Curam awarded Europe’s first Green Lab certification
4 December 2019 | 0
People who work in labs use 15-16 times more plastic than the average Irish person – an NUI Galway initiative is looking to change that.
Launched by Curam, the SFI research centre for medical devices, Galway Green Labs was developed to bring more sustainable practices into scientific research. Last month, Curam was awarded Green Lab status from My Green Lab, the first European lab to achieve this certification.
The initiative is the focus of a new documentary, The time to green our labs is now, which follows the Galway Green Labs team working to change lab practices for the better. Spearheaded by Dr Una Fitzgerald and her ‘green team’ of Curam researchers and staff, the Galway Green Labs initiative works to tackle issues such as plastic waste, energy reduction, recycling and water usage.
Dr Fitzgerald is a Curam funded investigator and director of the Galway neuroscience centre at NUI Galway.
Explaining her motivation for establishing the initiative, Dr Fitzgerald said; “What has emerged is that people who work in labs are using 15-16 times more plastic than the average person in Ireland. This practice is done more so out of convenience than out of necessity, so we’re trying to change mind-sets to heighten our awareness of the cumulative negative impact on the environment of this way of working. All we’re asking lab scientists to do is question what they’re doing – to ask themselves, ‘Is there something I can do to lessen the environmental impact of my work in the lab’. And to talk to others and spread the message of the urgent need for change.”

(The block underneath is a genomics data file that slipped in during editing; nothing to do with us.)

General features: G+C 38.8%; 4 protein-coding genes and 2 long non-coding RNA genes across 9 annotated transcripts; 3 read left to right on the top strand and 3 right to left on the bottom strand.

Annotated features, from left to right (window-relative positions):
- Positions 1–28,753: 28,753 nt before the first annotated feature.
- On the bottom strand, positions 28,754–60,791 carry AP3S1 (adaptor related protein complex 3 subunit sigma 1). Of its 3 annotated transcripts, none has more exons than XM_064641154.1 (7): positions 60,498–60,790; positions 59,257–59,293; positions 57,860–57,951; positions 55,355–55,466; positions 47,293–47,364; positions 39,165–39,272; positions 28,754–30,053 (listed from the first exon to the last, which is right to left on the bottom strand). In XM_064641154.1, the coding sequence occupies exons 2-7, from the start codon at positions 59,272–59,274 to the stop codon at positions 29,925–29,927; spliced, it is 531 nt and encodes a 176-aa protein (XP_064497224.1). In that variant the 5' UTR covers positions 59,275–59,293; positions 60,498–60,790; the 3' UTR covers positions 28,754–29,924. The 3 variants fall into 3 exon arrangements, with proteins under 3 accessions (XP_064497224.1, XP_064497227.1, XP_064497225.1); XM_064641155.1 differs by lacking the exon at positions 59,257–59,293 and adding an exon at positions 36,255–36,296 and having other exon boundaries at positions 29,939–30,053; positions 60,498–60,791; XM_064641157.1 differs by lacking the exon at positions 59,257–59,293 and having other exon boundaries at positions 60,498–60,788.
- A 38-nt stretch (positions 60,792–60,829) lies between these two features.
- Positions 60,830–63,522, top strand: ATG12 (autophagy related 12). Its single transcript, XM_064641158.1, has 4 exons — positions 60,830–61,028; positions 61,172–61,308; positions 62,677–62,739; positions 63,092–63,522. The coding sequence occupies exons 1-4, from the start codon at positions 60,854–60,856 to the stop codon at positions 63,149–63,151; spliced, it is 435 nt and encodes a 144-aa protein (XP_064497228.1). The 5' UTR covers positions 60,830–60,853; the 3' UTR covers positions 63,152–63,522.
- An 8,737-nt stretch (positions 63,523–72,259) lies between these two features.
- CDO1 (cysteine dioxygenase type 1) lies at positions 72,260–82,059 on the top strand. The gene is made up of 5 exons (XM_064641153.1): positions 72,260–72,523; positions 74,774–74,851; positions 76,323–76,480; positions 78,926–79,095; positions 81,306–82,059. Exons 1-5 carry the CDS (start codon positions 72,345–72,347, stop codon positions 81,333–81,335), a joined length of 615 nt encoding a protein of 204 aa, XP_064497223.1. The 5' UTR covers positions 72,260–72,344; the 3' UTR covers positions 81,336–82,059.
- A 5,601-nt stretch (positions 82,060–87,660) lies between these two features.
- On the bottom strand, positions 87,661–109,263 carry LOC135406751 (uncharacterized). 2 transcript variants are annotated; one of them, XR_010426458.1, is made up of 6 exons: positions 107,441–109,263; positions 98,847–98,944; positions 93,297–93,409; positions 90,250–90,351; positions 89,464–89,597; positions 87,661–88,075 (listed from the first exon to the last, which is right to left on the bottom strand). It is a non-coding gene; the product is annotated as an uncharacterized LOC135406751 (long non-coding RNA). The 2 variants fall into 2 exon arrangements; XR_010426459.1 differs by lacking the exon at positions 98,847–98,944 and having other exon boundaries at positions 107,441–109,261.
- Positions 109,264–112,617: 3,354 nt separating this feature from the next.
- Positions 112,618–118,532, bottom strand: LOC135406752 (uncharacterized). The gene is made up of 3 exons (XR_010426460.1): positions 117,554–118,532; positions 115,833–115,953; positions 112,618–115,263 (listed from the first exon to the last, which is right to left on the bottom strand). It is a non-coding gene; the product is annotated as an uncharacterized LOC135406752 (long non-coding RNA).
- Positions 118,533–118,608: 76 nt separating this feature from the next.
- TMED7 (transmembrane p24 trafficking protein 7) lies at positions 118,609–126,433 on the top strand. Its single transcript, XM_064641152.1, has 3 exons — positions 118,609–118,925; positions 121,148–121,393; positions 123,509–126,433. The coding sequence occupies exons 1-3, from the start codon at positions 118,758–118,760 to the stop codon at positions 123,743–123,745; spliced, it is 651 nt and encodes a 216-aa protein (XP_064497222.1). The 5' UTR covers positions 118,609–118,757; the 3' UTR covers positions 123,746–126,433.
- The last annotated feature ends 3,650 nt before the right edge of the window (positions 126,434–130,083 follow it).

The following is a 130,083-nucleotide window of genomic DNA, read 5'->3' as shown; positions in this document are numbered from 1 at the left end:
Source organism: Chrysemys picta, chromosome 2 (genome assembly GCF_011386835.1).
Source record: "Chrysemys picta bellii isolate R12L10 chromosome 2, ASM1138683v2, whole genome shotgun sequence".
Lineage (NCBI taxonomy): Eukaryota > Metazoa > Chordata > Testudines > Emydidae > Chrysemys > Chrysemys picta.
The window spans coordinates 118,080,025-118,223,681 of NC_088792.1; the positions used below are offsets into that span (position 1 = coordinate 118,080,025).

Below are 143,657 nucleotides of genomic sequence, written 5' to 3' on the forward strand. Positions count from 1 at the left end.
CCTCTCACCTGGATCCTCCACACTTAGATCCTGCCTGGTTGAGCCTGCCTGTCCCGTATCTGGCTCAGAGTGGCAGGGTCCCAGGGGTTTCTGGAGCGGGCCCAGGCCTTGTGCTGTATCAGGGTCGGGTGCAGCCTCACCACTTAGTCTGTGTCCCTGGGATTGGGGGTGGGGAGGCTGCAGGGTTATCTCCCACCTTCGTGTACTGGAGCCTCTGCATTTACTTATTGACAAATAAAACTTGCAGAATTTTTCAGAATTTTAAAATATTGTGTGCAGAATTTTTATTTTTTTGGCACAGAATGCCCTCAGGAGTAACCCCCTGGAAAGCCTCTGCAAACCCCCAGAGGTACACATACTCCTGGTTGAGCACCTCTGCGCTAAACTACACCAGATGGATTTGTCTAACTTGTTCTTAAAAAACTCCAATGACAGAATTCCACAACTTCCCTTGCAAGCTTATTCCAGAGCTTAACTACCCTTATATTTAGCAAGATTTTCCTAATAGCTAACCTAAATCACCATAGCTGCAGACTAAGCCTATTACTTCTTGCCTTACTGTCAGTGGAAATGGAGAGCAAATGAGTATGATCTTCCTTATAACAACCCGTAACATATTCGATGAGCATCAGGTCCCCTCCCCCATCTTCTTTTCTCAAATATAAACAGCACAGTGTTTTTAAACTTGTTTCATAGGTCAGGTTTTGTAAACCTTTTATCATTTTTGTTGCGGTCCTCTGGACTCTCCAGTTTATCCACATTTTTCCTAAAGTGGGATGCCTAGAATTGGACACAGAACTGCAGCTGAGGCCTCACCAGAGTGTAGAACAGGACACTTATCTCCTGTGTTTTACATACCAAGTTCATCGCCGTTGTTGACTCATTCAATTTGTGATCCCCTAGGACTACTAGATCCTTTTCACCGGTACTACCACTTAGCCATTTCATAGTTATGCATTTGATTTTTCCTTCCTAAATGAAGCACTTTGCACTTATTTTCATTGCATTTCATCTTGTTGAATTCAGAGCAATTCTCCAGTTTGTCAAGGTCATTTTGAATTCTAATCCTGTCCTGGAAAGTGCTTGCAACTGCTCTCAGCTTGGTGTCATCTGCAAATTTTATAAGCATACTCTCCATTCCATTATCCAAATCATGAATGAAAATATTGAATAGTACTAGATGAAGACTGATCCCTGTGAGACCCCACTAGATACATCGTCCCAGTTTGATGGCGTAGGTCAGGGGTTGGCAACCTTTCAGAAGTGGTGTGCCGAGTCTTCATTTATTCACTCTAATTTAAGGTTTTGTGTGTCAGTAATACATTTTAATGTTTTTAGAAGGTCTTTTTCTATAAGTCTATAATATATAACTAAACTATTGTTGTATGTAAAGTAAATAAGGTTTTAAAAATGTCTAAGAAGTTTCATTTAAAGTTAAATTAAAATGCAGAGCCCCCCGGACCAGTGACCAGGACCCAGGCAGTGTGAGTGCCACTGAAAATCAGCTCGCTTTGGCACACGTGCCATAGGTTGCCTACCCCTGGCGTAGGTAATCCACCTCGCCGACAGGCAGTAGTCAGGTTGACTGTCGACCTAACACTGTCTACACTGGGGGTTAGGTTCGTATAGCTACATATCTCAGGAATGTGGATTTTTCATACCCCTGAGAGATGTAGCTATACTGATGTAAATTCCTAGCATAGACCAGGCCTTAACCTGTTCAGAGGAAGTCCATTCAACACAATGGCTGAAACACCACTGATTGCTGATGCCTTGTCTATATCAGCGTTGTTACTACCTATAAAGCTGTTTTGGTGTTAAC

“Labs comprise an industry that is three times larger than the construction industry and half the size of the automotive industry,” said Alison Paradise, CEO of My Green Lab. “Labs, for all their good intentions, are estimated to discard over more than 5.5 million metric tonnes of plastic each year, which is enough to cover an area 23 times the size of Galway ankle-deep. They also consume 5-10 times more energy and water than office spaces. If every lab in Ireland were to turn off just one piece of equipment overnight for a year, it would be the equivalent to offsetting the greenhouse gas emissions associated with driving 2.8 million kilometres.”